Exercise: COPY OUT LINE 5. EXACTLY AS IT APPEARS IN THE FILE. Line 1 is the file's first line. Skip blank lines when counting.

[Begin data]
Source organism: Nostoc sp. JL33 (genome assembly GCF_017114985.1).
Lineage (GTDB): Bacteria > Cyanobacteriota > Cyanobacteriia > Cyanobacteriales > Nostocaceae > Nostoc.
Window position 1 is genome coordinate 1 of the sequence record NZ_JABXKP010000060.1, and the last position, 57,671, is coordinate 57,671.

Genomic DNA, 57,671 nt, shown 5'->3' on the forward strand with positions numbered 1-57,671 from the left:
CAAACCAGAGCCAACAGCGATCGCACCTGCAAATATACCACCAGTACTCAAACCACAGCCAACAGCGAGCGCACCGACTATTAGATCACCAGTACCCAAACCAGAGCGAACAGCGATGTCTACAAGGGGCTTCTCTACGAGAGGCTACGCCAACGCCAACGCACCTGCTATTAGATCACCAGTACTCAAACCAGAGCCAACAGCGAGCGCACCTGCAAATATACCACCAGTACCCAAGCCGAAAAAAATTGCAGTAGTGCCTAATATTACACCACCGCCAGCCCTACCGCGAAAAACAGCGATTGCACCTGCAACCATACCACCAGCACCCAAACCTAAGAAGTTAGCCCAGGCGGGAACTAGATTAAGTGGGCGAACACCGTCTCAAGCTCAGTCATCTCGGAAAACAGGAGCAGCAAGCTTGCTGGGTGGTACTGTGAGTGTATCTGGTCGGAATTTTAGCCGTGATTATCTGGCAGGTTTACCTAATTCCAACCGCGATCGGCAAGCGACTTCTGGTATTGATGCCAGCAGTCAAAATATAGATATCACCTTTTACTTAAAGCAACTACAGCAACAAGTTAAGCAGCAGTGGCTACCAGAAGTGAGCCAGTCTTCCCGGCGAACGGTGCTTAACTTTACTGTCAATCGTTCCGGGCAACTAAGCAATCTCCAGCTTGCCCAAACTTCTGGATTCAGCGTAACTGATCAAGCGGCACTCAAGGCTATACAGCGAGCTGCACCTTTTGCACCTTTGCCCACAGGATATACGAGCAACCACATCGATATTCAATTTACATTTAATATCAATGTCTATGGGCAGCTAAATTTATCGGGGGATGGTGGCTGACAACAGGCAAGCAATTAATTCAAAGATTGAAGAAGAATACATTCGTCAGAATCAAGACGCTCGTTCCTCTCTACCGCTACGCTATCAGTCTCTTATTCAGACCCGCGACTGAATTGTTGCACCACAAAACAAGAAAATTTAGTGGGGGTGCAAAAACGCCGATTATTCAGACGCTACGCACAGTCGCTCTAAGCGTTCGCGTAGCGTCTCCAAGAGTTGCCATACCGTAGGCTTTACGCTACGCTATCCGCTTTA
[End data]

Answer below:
CAAACCAGAGCCAACAGCGATCGCACCTGCAAATATACCACCAGTACTCAAACCACAGCCAACAGCGAGCGCACCGACTATTAGATCACCAGTACCCAAACCAGAGCGAACAGCGATGTCTACAAGGGGCTTCTCTACGAGAGGCTACGCCAACGCCAACGCACCTGCTATTAGATCACCAGTACTCAAACCAGAGCCAACAGCGAGCGCACCTGCAAATATACCACCAGTACCCAAGCCGAAAAAAATTGCAGTAGTGCCTAATATTACACCACCGCCAGCCCTACCGCGAAAAACAGCGATTGCACCTGCAACCATACCACCAGCACCCAAACCTAAGAAGTTAGCCCAGGCGGGAACTAGATTAAGTGGGCGAACACCGTCTCAAGCTCAGTCATCTCGGAAAACAGGAGCAGCAAGCTTGCTGGGTGGTACTGTGAGTGTATCTGGTCGGAATTTTAGCCGTGATTATCTGGCAGGTTTACCTAATTCCAACCGCGATCGGCAAGCGACTTCTGGTATTGATGCCAGCAGTCAAAATATAGATATCACCTTTTACTTAAAGCAACTACAGCAACAAGTTAAGCAGCAGTGGCTACCAGAAGTGAGCCAGTCTTCCCGGCGAACGGTGCTTAACTTTACTGTCAATCGTTCCGGGCAACTAAGCAATCTCCAGCTTGCCCAAACTTCTGGATTCAGCGTAACTGATCAAGCGGCACTCAAGGCTATACAGCGAGCTGCACCTTTTGCACCTTTGCCCACAGGATATACGAGCAACCACATCGATATTCAATTTACATTTAATATCAATGTCTATGGGCAGCTAAATTTATCGGGGGATGGTGGCTGACAACAGGCAAGCAATTAATTCAAAGATTGAAGAAGAATACATTCGTCAGAATCAAGACGCTCGTTCCTCTCTACCGCTACGCTATCAGTCTCTTATTCAGACCCGCGACTGAATTGTTGCACCACAAAACAAGAAAATTTAGTGGGGGTGCAAAAACGCCGATTATTCAGACGCTACGCACAGTCGCTCTAAGCGTTCGCGTAGCGTCTCCAAGAGTTGCCATACCGTAGGCTTTACGCTACGCTATCCGCTTTA